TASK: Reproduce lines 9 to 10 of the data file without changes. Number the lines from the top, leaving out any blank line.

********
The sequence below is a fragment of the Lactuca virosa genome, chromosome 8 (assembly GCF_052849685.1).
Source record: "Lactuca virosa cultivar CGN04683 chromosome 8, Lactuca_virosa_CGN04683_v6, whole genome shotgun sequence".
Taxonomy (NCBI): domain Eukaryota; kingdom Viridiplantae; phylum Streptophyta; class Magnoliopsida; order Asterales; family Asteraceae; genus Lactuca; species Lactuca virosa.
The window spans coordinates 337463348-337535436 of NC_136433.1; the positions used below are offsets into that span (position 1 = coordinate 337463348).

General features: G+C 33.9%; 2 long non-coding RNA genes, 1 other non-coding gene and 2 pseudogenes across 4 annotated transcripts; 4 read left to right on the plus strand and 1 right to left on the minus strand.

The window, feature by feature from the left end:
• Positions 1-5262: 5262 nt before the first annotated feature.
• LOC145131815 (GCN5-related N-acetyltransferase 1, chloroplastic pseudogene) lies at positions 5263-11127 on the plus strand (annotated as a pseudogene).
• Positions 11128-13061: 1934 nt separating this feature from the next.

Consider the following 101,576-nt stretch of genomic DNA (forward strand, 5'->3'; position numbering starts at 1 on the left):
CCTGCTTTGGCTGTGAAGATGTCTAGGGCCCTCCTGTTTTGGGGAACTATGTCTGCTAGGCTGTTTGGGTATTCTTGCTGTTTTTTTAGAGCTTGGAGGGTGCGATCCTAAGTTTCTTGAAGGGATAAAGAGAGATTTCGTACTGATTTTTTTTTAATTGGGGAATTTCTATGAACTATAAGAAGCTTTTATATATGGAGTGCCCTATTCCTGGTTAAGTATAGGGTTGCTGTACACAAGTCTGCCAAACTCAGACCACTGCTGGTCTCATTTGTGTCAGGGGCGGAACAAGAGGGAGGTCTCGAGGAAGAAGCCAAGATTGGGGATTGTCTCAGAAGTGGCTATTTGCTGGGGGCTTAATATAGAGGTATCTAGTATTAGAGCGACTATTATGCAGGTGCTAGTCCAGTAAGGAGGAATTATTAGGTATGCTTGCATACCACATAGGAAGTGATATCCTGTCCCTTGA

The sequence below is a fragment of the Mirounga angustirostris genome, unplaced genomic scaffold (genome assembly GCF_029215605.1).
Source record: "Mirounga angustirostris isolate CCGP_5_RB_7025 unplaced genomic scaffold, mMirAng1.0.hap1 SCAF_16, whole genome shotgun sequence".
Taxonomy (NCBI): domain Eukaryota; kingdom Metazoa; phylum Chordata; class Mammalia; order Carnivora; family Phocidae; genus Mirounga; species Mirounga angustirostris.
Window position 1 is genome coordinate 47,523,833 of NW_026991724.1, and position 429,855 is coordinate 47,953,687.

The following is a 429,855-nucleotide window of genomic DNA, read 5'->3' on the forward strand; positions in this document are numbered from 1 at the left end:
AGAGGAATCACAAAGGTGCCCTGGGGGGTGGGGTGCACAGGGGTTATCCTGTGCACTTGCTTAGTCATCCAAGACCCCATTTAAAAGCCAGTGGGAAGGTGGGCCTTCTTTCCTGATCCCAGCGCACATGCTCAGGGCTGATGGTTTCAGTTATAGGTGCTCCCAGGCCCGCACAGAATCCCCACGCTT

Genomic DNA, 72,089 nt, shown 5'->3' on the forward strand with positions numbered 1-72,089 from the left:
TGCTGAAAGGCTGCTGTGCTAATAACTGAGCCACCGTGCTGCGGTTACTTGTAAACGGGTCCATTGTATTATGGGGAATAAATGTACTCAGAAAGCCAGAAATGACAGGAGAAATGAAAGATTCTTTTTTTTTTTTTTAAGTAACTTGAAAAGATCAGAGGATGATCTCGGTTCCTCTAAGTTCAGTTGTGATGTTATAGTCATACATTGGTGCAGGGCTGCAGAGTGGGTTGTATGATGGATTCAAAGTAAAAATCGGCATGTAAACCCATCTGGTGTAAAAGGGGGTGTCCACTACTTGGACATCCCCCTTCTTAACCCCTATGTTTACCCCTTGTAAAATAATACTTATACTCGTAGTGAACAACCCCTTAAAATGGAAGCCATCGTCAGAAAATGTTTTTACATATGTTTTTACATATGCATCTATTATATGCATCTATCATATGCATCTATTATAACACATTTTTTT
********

• Positions 11128-13061: 1934 nt separating this feature from the next.

Consider the following 101,576-nt stretch of genomic DNA (forward strand, 5'->3'; position numbering starts at 1 on the left):